Photo by Jason ZZ on Unsplash
You’ve just started learning data science, you’ve got your data in a dataframe, now what?
I’d love to introduce you to the commands that I use the most with Pandas to help you discover insights in your data even faster. I will assume you have a dataframe in your code called df.
Every time I read data into Pandas, the first thing I do is use the head command to view the first 5 rows of data. This will produce output similar to:
You run the command with df.head().
I find this incredibly valuable because it allows me to sanity check that the data were read in correctly, see what columns I have, and get a quick sense of the values for the various columns. The downside to this command is that it doesn’t scale very well to datasets with many columns.
After using the head command, the next command I turn to is describe. Describe will give you the mean, standard deviation, and various percentiles for all of your numeric columns. Here is an example of the output:
Just like the head command, you run this command with df.describe().
This is a quick way to understand the distributions of all of your numeric data. It also usually makes any serious outliers or data problems obvious. For example, if our maximum age was greater than 125 then we would know we have some type of data problem.
Since describe only works for numeric data, I usually turn to the value_counts command to better understand the categorical columns. If you have a column called ‘relationship’, you can get the value counts with the following command:
And it would produce output like the following:
From this, we can see the count of the values for our relationship column. We have many Husband relations, but very few Other-relative. This not only helps us sanity check our data, but also understand the data we have.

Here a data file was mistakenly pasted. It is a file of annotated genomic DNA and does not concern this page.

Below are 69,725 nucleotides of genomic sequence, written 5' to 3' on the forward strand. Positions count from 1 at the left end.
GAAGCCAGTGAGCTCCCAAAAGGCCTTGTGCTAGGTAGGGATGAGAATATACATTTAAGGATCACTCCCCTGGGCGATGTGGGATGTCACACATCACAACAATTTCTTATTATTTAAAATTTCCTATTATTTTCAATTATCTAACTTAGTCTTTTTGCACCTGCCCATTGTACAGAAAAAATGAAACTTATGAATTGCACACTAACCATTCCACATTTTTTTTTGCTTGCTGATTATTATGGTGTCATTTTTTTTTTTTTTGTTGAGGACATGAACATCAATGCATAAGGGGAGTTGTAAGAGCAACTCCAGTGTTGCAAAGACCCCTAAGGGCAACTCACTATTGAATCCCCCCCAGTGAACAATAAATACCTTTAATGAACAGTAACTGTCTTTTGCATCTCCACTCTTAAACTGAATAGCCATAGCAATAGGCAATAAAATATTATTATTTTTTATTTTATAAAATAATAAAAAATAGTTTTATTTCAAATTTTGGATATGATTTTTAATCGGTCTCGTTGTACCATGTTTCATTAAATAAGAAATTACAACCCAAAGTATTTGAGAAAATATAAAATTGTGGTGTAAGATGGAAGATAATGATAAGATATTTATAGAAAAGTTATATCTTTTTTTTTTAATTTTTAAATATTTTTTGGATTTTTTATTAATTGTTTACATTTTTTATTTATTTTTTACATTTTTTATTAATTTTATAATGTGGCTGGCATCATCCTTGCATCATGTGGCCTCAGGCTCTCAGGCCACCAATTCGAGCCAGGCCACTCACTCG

Now that I have a sense of my data, I usually turn to the corr command to understand what correlations I have. It is particularly useful to include the value you are trying to predict in your dataframe, so that you can see the correlation of your potential features with your labels.
When running df.corr(), you get the correlation between all the columns in your dataframe like so:
In our example output above, our label is “label_int.” We can see that “educationnum” is the most positively correlated variable and thus might make a good feature. “Fnlwgt” on the other hand has almost no correlation with our label.
Lastly, I tend to find it very useful to slice and dice the data by groups using the groupby command. For example, if I wanted to see the average hours worked per week by work class, I could run the following command:
Which would produce:
We can see that the “Self-emp-inc” group works the most hours on average and that the “Never-worked” group works the least amount of hours. I am not sure how a group that has never worked has worked any hours at all, but that is a discussion for another time.
Go Explore Your Data
I hope this article has helped you understand my most used Pandas’ commands and why I use them so much. If you would like to learn more about these commands, or others, please make sure to check out the Pandas’ documentation!
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